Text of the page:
Top Ten Things to do in Tokyo

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Culture, Food, Shopping and Entertainment in Japan’s capital

Tokyo is such huge metropolis it can be quite intimidating to the uninitiated. For the informed tourist Tokyo can bring great satisfaction and cultural insight.

To truly traverse and uncover all Tokyo has to offer would take almost a lifetime. The following suggestions attempt to give visitors to this wonderful metropolis a range of places to start your journey.

The Best Free View of Tokyo

The Tokyo Metropolitan Government Building in Tokyo’s Skyscraper District allows tourists free access to its 45th floor for amazing, 360-degree views of the endless Tokyo City sprawl. There’s a cafe on the same floor along with one of the best souvenir shops in the city.

The Tokyo Fish Market

Seafood is the cornerstone of Japanese food, and the fish market is where it all begins; a madhouse of vehicles, people, fish and noise. Best to get there by at least 7:30 a.m., if not earlier, to watch this massive market come alive, as hoards of fishing boats dock to sell their wares.

Visual delights include bizarre fishy creatures, manic speeding forklifts and a mass of energetic, running, shouting fishmongers, all trying to cater for the daily needs of Tokyo’s millions. The market is closed on Sunday’s and public holidays, but is free to visit when open, making it all the more worthwhile.


Bizarre Fashion in the Harajuku Region

While it’s one of the world’s most renowned retail fashion districts, the Harajuku region is about more than just shopping. The area is a testament to the relentlessness of modern Japanese culture, of bizarre fashion and style obsession.

Visit Takeshita-dori (Street) for cool clothing stores, or Cat Street for fashion with a more bohemian feel. Plus, a visit to the area on a Sunday reveals why Harajuku is famous with tourists; the oddly dressed Japanese teenagers, in their extreme gothic/modern/punk outfits who go to socialise and, while they wouldn’t admit it, love all the tourists attention.

Visit A Karaoke Bar

Dispense with the idea of the Karaoke bar as a seedy place of social clumsiness – in Japan Karaoke is a vital part of cultural entertainment and social relaxation. For an impressive introduction to Japanese Karaoke, visit Shidax Village Club, five minutes walk from the Shibuya Station. This massive club has six floors and includes a restaurant, wine bar and 130 private Karaoke rooms for hire, so there’s no excuse not to try. Room hire at the Shidax Village Club is surprisingly cheap.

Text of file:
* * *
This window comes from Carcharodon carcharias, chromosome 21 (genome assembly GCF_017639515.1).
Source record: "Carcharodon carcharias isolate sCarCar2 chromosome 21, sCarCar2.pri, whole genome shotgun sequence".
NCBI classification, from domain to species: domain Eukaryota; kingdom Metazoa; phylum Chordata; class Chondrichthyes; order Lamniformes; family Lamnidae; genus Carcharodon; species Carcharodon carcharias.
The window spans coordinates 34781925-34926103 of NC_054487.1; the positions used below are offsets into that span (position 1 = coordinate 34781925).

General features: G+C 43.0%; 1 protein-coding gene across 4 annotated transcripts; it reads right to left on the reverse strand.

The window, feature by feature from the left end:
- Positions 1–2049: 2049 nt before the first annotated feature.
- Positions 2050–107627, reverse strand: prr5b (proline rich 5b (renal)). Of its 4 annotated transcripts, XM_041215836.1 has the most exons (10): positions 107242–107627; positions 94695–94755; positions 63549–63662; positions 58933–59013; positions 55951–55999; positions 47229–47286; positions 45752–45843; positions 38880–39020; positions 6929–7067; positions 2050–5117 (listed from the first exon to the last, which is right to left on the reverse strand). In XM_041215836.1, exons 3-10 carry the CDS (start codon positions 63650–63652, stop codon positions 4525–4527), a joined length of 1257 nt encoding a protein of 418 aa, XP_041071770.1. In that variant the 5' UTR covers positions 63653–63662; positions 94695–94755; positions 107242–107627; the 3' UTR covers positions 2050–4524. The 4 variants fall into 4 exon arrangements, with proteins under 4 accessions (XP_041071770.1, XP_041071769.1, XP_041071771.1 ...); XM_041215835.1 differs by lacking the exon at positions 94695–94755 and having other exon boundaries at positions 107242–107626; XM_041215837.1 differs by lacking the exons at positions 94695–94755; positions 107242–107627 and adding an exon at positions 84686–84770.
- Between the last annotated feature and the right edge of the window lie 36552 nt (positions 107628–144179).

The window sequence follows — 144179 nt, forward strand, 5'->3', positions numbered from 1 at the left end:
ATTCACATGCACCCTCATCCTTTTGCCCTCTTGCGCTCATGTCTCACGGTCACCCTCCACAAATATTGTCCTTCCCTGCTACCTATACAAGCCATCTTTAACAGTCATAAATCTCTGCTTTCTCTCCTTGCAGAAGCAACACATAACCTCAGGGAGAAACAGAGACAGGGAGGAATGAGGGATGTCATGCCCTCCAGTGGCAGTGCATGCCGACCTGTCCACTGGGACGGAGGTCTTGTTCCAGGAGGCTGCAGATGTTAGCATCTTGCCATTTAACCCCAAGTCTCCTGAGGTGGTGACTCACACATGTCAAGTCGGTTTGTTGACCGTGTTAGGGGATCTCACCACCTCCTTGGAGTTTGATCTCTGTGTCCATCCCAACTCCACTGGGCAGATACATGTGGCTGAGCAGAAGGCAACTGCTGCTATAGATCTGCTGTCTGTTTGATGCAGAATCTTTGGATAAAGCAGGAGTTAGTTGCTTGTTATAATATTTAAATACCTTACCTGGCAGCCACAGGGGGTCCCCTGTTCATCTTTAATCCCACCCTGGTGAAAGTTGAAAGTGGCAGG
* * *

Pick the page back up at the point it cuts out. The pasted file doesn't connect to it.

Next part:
Eat Authentic Japanese Sushi

A trip to Japan seems incomplete without at least one visit to a Sushi restaurant. Shake off the stigma it’s ‘just raw fish’, and eat at a kaitenzushi-style restaurant, where plates of Sushi travel past on a conveyer belt, for diners to pick up at their leisure. And of course, there are plenty of Sushi restaurants to be found all over Tokyo.

Visit the Buddhist Temple Senso-ji

The Asakusa Region of Tokyo is home to many traditional Japanese temples, including Senso-ji, Tokyo’s oldest temple, with the formidable ‘Thunder Gate’ at its entrance. This area is dense with traditional temples, so it’s worth spending some time; tourists might even be lucky enough to see a traditional Shinto Festival, many of which occur throughout the year, at temples in the region.

Stay in a Ryokan

Traditional Japanese hotels are called Ryokan and offer tourists a view of authentic Japanese life; with white screens, mattresses rolled out on the floor and meals served in the room on low tables. It’s a wonderfully luxurious experience, with overseas tourists very welcome to stay in these traditional dwellings.

Skyscrapers and Neon in Shinjuku

Everything in the Shinjuku Region of Tokyo is designed to make eyes pop, jaws drop and necks crane. Travellers exit from Shinjuku Station the world’s busiest train station, and enter this uber-urban neon commercial zone, which even surpasses Times Square for bright lights.

Further to the visual light show, the area is known as the Skyscraper District and challenges downtown New York for colossal buildings. There are also many large department stores, restaurants, bars and electronics stores in the Region. For daytime enjoyment, go to Sinjuku Gyoen, the Imperial Garden – but stay for the evening to see Shinjuku at it’s best.

See the Future of Technology at the Sony Building

The multi-storey Sony building, in the Ginza Region of Tokyo, offers five floors where visitors have the chance to play with the latest gizmos and gadgets created by the Sony Corporation.

Soak and Relax in an Onsen

Onsen is the Japanese word for ‘hot bath’, and a visit to these public baths can be a great way to relax after a hard days sightseeing, especially since some Onsen can assist in healing injuries and strains.